A refugium can play more than a single role in an aquarium, but when the refugium is situated in an aquarium's sump, it is limited to one main role: biological filtration. An in-sump refugium is suited for an aquarium with live macroalgae or plants, which absorb nitrogen compounds and other biological wastes. Refugium equipment has a huge element of customization, and basic guidelines can help you figure out the specifics toward improving water quality.
Building the Refugium
You have to build an in-sump refugium into the sump from the beginning, ideally before you start running the sump. To create such a refugium, select a spot in the middle of the bottom of the sump. With two panes of acrylic or glass -- whichever your sump is made of, since it is hard to glue the two different materials to each other -- section off a rectangular area of the sump. Ideally, a refugium should take up 10 percent of the space of the sump. Plan around baffles or equipment you intend to install in the sump. Then, affix your baffles in place. Make sure you use the correct adhesive, since glass and acrylic require different bonding agents.
Selecting Your Organisms
Since an in-sump refugium works well only for macroalgae -- or plants, if you have a rare freshwater sump -- you need to take extra care in selecting which organisms to harbor. Generally, you want fast-growing macroalgae, since they will absorb nitrogen compounds while they grow. Many species in the Caulerpa and Chaeto genera of macroalgae serve this purpose well. Keep in mind that macroalgae need powerful lighting.
Let There Be Light
One major design decision for sumps in general and for refugiums in particular is hidden or open, which directly affects your lighting choices. One of the perks of having a sump is that you can hide unsightly equipment under the aquarium. However, some hobbyists like to display their sumps openly. In addition to allowing you to show off expensive or inventive aquarium equipment, such a setup gives you more choices for lighting. Macroalgae need powerful lighting to thrive. In a displayed sump, you can use fluorescents or metal halide lights. However, if the sump is hidden away, such lights can overheat in a closed aquarium stand. In such a case, LED lighting makes a better choice since it does not heat up as much. In any case, a lighting schedule of eight to 10 hours daily works well for macroalgae.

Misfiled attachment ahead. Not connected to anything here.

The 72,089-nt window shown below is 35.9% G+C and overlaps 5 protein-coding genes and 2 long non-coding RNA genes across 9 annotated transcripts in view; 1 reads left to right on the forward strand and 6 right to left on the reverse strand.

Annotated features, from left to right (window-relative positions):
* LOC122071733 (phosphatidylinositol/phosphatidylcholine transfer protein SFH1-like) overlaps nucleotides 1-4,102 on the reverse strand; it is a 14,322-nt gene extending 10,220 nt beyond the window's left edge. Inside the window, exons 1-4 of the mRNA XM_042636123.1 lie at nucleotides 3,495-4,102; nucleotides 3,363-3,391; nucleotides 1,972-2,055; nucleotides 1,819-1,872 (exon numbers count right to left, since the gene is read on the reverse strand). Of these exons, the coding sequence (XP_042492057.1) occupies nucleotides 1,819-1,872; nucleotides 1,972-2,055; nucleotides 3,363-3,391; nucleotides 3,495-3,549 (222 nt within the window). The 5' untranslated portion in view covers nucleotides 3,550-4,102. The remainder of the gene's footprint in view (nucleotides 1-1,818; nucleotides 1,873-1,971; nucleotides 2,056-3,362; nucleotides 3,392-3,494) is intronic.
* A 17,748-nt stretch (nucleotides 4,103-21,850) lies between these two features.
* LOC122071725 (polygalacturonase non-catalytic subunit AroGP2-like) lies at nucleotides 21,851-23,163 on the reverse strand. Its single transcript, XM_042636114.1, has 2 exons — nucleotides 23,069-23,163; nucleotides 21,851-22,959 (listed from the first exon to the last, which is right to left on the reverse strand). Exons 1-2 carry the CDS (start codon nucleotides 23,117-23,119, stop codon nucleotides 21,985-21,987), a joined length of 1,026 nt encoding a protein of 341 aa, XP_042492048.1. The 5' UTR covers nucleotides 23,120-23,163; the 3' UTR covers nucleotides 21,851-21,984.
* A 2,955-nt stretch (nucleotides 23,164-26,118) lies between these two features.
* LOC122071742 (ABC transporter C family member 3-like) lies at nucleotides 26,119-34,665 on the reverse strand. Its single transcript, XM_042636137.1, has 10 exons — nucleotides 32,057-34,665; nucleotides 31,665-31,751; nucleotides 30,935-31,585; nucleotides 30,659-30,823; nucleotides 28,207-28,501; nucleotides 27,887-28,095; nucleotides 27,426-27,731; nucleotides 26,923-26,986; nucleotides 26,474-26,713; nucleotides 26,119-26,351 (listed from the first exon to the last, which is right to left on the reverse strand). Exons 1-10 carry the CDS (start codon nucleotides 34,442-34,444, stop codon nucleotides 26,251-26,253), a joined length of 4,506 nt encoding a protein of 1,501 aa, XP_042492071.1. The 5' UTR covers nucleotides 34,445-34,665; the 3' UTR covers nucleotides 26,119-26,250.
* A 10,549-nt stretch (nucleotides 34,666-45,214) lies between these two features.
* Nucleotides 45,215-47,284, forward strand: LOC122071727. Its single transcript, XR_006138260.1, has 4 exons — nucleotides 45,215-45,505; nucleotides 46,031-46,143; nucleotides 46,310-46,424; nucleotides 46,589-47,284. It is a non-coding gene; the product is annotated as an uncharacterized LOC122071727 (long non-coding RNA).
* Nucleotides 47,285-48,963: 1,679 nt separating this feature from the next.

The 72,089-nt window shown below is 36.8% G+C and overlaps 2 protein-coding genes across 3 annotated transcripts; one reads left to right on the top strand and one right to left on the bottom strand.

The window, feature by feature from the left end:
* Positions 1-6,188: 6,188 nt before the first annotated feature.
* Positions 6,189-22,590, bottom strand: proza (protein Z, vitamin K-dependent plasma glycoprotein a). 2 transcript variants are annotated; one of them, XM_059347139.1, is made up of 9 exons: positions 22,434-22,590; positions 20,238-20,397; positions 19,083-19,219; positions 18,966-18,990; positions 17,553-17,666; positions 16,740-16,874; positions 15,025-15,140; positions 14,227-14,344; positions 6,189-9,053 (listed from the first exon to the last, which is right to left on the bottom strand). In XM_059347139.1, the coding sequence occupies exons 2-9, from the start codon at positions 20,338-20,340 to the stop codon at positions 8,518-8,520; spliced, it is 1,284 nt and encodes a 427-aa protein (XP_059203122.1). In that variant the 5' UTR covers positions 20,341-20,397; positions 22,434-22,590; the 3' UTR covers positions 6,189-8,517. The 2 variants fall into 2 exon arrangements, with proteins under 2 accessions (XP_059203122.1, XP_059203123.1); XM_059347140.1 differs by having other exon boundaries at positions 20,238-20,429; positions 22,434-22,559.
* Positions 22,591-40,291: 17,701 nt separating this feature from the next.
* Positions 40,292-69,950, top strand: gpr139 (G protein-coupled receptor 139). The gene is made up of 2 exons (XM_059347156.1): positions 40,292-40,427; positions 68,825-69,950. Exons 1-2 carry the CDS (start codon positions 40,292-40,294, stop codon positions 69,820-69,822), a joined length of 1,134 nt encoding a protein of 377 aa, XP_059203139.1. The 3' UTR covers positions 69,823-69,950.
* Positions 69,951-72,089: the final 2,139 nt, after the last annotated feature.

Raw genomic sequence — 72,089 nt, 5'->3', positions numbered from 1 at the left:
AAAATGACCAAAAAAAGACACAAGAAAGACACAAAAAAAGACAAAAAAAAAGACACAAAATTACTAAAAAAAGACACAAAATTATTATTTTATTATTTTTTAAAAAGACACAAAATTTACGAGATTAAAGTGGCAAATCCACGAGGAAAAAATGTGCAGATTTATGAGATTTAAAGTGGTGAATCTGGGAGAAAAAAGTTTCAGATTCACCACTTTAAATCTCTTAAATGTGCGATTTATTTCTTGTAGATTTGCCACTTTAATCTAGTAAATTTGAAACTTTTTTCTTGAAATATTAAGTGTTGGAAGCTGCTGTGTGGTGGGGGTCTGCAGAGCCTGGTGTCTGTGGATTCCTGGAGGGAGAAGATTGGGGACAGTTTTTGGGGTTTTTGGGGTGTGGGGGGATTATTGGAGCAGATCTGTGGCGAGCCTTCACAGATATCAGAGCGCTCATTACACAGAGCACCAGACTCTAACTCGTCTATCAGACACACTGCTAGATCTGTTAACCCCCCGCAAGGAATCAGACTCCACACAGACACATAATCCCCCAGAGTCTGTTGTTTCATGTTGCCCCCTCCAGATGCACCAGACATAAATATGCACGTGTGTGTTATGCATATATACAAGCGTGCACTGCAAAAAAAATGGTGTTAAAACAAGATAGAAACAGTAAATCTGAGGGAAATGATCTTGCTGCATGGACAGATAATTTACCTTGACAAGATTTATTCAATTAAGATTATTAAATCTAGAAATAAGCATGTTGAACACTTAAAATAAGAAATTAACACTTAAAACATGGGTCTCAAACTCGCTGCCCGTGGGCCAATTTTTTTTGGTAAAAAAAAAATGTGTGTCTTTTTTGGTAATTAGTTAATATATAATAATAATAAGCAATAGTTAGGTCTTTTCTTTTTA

An in-sump refugium does not need much in the way of special care beyond regular aquarium chores like water changes. The main exception is pruning. You will need to cut back your macroalge periodically, which will help to remove nitrogen compounds from the aquarium. Unfortunately, fast-growing macroalgae like Caulerpa can rapidly choke out native species if they get released outside of their original range. Always freeze Caulpera and other algae clippings for at least 24 hours before throwing them out to prevent the plants from wreaking environmental havoc locally.